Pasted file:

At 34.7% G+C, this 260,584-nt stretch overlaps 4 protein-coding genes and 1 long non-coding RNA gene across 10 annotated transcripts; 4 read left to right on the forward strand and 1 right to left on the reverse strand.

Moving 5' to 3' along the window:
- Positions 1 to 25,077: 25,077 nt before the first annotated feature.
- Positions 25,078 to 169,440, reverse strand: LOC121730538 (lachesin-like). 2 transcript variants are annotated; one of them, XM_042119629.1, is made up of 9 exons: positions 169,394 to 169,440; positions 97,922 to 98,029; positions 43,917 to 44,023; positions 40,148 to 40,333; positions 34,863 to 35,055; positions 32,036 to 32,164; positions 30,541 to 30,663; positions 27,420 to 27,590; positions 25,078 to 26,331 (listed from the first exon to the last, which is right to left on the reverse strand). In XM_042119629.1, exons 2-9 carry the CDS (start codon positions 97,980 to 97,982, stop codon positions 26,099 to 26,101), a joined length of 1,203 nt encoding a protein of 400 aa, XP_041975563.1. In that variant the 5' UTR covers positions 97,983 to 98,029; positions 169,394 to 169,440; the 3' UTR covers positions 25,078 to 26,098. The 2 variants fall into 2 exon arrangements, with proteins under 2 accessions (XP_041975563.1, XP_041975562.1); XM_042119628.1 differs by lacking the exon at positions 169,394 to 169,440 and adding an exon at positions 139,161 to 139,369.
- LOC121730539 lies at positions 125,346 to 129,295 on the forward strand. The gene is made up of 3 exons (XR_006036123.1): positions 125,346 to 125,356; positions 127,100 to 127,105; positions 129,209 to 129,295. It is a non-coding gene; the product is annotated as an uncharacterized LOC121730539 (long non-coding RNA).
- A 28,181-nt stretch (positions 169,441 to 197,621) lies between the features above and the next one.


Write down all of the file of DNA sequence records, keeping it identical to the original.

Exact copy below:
At 34.7% G+C, this 260,584-nt stretch overlaps 4 protein-coding genes and 1 long non-coding RNA gene across 10 annotated transcripts; 4 read left to right on the forward strand and 1 right to left on the reverse strand.

Moving 5' to 3' along the window:
- Positions 1 to 25,077: 25,077 nt before the first annotated feature.
- Positions 25,078 to 169,440, reverse strand: LOC121730538 (lachesin-like). 2 transcript variants are annotated; one of them, XM_042119629.1, is made up of 9 exons: positions 169,394 to 169,440; positions 97,922 to 98,029; positions 43,917 to 44,023; positions 40,148 to 40,333; positions 34,863 to 35,055; positions 32,036 to 32,164; positions 30,541 to 30,663; positions 27,420 to 27,590; positions 25,078 to 26,331 (listed from the first exon to the last, which is right to left on the reverse strand). In XM_042119629.1, exons 2-9 carry the CDS (start codon positions 97,980 to 97,982, stop codon positions 26,099 to 26,101), a joined length of 1,203 nt encoding a protein of 400 aa, XP_041975563.1. In that variant the 5' UTR covers positions 97,983 to 98,029; positions 169,394 to 169,440; the 3' UTR covers positions 25,078 to 26,098. The 2 variants fall into 2 exon arrangements, with proteins under 2 accessions (XP_041975563.1, XP_041975562.1); XM_042119628.1 differs by lacking the exon at positions 169,394 to 169,440 and adding an exon at positions 139,161 to 139,369.
- LOC121730539 lies at positions 125,346 to 129,295 on the forward strand. The gene is made up of 3 exons (XR_006036123.1): positions 125,346 to 125,356; positions 127,100 to 127,105; positions 129,209 to 129,295. It is a non-coding gene; the product is annotated as an uncharacterized LOC121730539 (long non-coding RNA).
- A 28,181-nt stretch (positions 169,441 to 197,621) lies between the features above and the next one.